Life Insurance for the Terminally-ill Author:    Posted under: Life InsuranceLife Insurance questions answeredLife Insurance Types

One can never know when a life-threatening situation will come.  If are diagnosed with a terminal illness or chronic illness, or you had an accident that left you in a critical condition, you have the option to make a financial decision that can make things better for you and your loved ones. Whether you are already a policyholder (a person who holds an insurance policy) or you are just about to purchase a life insurance, you may opt for the Accelerated Death Benefit, also known as the Living Benefit.

The Living Benefit was first offered to HIV/AIDS patients in 1980s. Since then, it has expanded to include a number of terminal illnesses such as cancer, stroke and kidney failure. According to the U.S. Department of Health and Human Services, you are entitled to the living benefit insurance if you have been diagnosed with a terminal illness, chronic illness or any physical condition where death is likely to occur within a specified amount of time, such as 24 months. If you will be permanently confined to a nursing home and you will be unable to perform “activities of daily living” such as bathing or eating, you may take advantage of this benefit. This insurance for the terminally ill can be added to your life insurance policy, either at the time of purchase or after. You may qualify for a tax-free exemption, only if you are classified as terminally ill when you file your income taxes.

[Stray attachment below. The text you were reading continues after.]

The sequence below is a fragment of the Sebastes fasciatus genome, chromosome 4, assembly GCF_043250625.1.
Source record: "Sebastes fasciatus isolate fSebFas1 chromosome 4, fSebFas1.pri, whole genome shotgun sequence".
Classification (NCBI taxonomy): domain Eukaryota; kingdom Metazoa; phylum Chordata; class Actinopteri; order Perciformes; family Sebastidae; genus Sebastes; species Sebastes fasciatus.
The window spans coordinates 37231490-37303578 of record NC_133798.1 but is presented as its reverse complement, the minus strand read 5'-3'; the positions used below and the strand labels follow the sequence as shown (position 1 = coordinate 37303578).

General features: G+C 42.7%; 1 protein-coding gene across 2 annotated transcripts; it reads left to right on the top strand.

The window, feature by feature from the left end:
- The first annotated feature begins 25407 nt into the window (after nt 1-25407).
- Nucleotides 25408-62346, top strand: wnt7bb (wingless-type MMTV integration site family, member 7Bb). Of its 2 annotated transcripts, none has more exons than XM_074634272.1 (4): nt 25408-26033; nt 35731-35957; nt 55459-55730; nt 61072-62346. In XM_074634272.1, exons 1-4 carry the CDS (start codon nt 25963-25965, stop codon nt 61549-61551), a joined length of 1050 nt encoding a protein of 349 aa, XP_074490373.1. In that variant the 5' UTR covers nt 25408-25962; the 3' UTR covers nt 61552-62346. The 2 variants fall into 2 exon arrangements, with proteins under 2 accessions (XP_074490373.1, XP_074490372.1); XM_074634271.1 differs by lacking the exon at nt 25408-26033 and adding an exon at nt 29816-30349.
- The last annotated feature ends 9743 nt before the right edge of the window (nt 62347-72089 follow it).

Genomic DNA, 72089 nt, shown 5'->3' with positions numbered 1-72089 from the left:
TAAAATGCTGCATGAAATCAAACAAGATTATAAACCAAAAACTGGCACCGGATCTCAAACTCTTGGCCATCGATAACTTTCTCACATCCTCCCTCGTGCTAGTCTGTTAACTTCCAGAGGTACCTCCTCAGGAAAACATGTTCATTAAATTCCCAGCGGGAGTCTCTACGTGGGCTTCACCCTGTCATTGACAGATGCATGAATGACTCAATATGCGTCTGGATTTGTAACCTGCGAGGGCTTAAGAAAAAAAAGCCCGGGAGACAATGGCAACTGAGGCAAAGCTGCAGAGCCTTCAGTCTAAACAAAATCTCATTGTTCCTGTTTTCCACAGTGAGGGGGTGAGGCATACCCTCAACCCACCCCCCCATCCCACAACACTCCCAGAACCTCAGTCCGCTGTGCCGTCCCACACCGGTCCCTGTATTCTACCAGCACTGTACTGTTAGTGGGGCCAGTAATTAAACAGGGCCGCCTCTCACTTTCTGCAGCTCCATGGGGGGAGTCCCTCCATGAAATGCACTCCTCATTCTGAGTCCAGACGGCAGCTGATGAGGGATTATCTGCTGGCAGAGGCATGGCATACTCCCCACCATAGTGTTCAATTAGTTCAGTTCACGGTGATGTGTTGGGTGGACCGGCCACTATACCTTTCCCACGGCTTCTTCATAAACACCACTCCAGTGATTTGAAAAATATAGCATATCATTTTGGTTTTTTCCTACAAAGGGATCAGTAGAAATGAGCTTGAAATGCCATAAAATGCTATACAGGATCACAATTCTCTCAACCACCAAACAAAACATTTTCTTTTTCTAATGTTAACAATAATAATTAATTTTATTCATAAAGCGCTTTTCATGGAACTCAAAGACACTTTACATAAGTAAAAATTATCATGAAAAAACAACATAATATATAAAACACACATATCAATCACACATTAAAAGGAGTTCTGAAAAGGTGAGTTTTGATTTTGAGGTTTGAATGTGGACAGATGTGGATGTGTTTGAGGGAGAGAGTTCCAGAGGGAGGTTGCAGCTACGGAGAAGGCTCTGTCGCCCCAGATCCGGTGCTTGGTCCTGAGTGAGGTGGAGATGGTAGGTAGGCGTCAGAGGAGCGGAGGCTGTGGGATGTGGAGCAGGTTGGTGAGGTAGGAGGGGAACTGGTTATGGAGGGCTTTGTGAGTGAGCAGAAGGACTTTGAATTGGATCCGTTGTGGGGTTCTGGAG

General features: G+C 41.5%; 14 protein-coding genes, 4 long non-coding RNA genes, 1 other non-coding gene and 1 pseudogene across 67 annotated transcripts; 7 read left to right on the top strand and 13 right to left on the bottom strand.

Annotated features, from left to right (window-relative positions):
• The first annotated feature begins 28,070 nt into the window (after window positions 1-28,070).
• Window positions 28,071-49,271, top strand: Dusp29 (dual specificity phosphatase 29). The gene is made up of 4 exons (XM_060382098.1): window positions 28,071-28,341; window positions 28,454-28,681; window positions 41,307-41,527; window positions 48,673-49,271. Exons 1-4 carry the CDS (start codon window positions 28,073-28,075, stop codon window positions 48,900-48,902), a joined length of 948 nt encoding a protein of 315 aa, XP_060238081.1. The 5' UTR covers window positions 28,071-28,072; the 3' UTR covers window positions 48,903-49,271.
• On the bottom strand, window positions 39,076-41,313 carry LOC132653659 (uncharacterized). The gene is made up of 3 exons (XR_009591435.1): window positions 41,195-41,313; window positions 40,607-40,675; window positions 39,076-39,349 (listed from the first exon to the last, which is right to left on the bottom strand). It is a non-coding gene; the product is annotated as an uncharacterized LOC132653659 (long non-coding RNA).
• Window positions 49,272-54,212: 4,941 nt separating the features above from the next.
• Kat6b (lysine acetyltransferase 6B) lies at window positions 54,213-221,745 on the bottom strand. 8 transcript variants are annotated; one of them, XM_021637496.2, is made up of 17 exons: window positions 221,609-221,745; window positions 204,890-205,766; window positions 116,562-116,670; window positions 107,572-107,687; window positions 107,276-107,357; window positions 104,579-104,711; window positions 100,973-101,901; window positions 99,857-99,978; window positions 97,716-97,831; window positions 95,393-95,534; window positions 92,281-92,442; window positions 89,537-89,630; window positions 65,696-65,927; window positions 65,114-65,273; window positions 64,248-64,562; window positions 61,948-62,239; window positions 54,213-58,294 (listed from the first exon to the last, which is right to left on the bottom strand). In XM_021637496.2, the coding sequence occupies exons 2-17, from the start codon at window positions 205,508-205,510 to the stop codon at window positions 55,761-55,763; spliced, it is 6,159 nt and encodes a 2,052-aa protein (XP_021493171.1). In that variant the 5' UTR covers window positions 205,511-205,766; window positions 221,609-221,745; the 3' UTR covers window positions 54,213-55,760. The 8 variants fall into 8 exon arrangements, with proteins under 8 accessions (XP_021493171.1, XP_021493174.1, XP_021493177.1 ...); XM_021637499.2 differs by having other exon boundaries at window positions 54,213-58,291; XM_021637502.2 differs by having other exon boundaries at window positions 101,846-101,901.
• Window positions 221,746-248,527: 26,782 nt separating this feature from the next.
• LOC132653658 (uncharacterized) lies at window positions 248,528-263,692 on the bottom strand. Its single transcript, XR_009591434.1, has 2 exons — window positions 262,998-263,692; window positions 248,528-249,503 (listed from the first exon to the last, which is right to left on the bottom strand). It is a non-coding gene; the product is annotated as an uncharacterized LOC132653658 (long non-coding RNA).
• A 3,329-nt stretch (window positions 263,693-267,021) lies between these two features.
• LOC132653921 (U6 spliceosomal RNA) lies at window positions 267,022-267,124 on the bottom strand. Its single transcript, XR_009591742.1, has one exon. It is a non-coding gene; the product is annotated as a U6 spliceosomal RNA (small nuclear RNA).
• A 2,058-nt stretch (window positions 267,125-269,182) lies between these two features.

Before you approach an insurer you may want to discuss your situation with your hospital consultant so that you have some idea of the medical opinion the insurer will be given. Make informal enquiries with a number of companies first, because you can be turned down if you make a formal application. If you are reluctant to go through with this by yourself, you may seek the help of a financial adviser or insurance broker. They have the advantage of knowledge of the whole market. Make sure you get a trusted adviser and divulge all relevant information to your broker so that the company cannot cancel your policy on the grounds that they were not properly informed.

Life insurance for the terminally ill typically pays out 50 to 80 percent of the policy’s face value, according to the Illinois Department of Insurance. Some states allow insurance companies allow policyholders who may not be terminally ill but have certain medical conditions like heart attack, Alzheimer’s disease or organ transplant. If you want your beneficiaries to receive the remainder, you must keep paying premiums to keep the policy in force. The insurer will charge interest on what you receive from a living benefit. This will reduce the amount your beneficiaries receive after your death. Some insurers limit the amount of the death benefit you can receive by setting a maximum percentage that may be taken as a living benefit or by capping the dollar amount.

Purchasing a life insurance at a critical time of your life can be of great value. However, if not thoroughly reviewed, you may come short of what could be a full benefit which you can leave to your loved ones.


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